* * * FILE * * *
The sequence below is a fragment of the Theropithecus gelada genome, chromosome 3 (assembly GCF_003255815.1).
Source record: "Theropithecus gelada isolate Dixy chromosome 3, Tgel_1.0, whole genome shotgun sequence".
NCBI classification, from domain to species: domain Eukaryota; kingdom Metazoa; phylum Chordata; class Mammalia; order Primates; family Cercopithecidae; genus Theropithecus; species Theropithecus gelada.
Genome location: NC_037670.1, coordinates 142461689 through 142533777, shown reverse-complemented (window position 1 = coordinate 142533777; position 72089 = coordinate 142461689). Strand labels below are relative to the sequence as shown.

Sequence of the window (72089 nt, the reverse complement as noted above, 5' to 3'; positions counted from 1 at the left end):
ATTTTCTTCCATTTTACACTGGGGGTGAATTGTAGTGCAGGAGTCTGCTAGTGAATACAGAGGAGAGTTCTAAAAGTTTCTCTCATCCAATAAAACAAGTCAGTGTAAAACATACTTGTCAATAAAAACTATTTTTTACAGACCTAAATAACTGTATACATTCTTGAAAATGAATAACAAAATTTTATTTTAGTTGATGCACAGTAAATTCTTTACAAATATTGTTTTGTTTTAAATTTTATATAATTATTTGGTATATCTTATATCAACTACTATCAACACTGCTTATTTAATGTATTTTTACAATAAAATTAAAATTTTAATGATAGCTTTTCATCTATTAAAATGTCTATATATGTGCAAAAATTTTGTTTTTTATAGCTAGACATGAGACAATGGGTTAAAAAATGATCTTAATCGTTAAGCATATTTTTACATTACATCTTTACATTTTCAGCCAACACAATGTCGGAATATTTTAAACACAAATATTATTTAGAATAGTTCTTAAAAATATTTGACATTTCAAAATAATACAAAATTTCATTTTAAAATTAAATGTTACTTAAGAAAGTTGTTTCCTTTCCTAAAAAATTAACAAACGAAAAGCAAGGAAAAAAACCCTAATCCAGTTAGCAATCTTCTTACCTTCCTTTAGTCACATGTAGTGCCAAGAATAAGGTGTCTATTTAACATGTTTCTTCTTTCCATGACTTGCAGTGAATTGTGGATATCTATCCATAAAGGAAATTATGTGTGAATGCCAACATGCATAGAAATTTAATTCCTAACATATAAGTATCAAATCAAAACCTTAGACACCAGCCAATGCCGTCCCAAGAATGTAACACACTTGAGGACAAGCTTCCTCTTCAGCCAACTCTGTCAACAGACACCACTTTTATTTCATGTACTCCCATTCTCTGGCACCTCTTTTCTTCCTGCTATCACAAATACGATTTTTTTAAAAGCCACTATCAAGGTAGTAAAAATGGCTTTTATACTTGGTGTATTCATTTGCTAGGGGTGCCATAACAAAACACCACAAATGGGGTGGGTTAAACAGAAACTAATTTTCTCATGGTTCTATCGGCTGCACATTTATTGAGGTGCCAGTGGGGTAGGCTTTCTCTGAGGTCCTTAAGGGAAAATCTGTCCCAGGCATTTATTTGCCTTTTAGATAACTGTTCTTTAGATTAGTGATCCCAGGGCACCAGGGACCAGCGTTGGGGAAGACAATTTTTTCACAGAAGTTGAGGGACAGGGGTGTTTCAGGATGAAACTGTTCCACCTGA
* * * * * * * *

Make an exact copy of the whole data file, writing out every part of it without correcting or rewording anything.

The sequence below is a fragment of the Theropithecus gelada genome, chromosome 3 (assembly GCF_003255815.1).
Source record: "Theropithecus gelada isolate Dixy chromosome 3, Tgel_1.0, whole genome shotgun sequence".
NCBI classification, from domain to species: domain Eukaryota; kingdom Metazoa; phylum Chordata; class Mammalia; order Primates; family Cercopithecidae; genus Theropithecus; species Theropithecus gelada.
Genome location: NC_037670.1, coordinates 142461689 through 142533777, shown reverse-complemented (window position 1 = coordinate 142533777; position 72089 = coordinate 142461689). Strand labels below are relative to the sequence as shown.

Sequence of the window (72089 nt, the reverse complement as noted above, 5' to 3'; positions counted from 1 at the left end):
ATTTTCTTCCATTTTACACTGGGGGTGAATTGTAGTGCAGGAGTCTGCTAGTGAATACAGAGGAGAGTTCTAAAAGTTTCTCTCATCCAATAAAACAAGTCAGTGTAAAACATACTTGTCAATAAAAACTATTTTTTACAGACCTAAATAACTGTATACATTCTTGAAAATGAATAACAAAATTTTATTTTAGTTGATGCACAGTAAATTCTTTACAAATATTGTTTTGTTTTAAATTTTATATAATTATTTGGTATATCTTATATCAACTACTATCAACACTGCTTATTTAATGTATTTTTACAATAAAATTAAAATTTTAATGATAGCTTTTCATCTATTAAAATGTCTATATATGTGCAAAAATTTTGTTTTTTATAGCTAGACATGAGACAATGGGTTAAAAAATGATCTTAATCGTTAAGCATATTTTTACATTACATCTTTACATTTTCAGCCAACACAATGTCGGAATATTTTAAACACAAATATTATTTAGAATAGTTCTTAAAAATATTTGACATTTCAAAATAATACAAAATTTCATTTTAAAATTAAATGTTACTTAAGAAAGTTGTTTCCTTTCCTAAAAAATTAACAAACGAAAAGCAAGGAAAAAAACCCTAATCCAGTTAGCAATCTTCTTACCTTCCTTTAGTCACATGTAGTGCCAAGAATAAGGTGTCTATTTAACATGTTTCTTCTTTCCATGACTTGCAGTGAATTGTGGATATCTATCCATAAAGGAAATTATGTGTGAATGCCAACATGCATAGAAATTTAATTCCTAACATATAAGTATCAAATCAAAACCTTAGACACCAGCCAATGCCGTCCCAAGAATGTAACACACTTGAGGACAAGCTTCCTCTTCAGCCAACTCTGTCAACAGACACCACTTTTATTTCATGTACTCCCATTCTCTGGCACCTCTTTTCTTCCTGCTATCACAAATACGATTTTTTTAAAAGCCACTATCAAGGTAGTAAAAATGGCTTTTATACTTGGTGTATTCATTTGCTAGGGGTGCCATAACAAAACACCACAAATGGGGTGGGTTAAACAGAAACTAATTTTCTCATGGTTCTATCGGCTGCACATTTATTGAGGTGCCAGTGGGGTAGGCTTTCTCTGAGGTCCTTAAGGGAAAATCTGTCCCAGGCATTTATTTGCCTTTTAGATAACTGTTCTTTAGATTAGTGATCCCAGGGCACCAGGGACCAGCGTTGGGGAAGACAATTTTTTCACAGAAGTTGAGGGACAGGGGTGTTTCAGGATGAAACTGTTCCACCTGA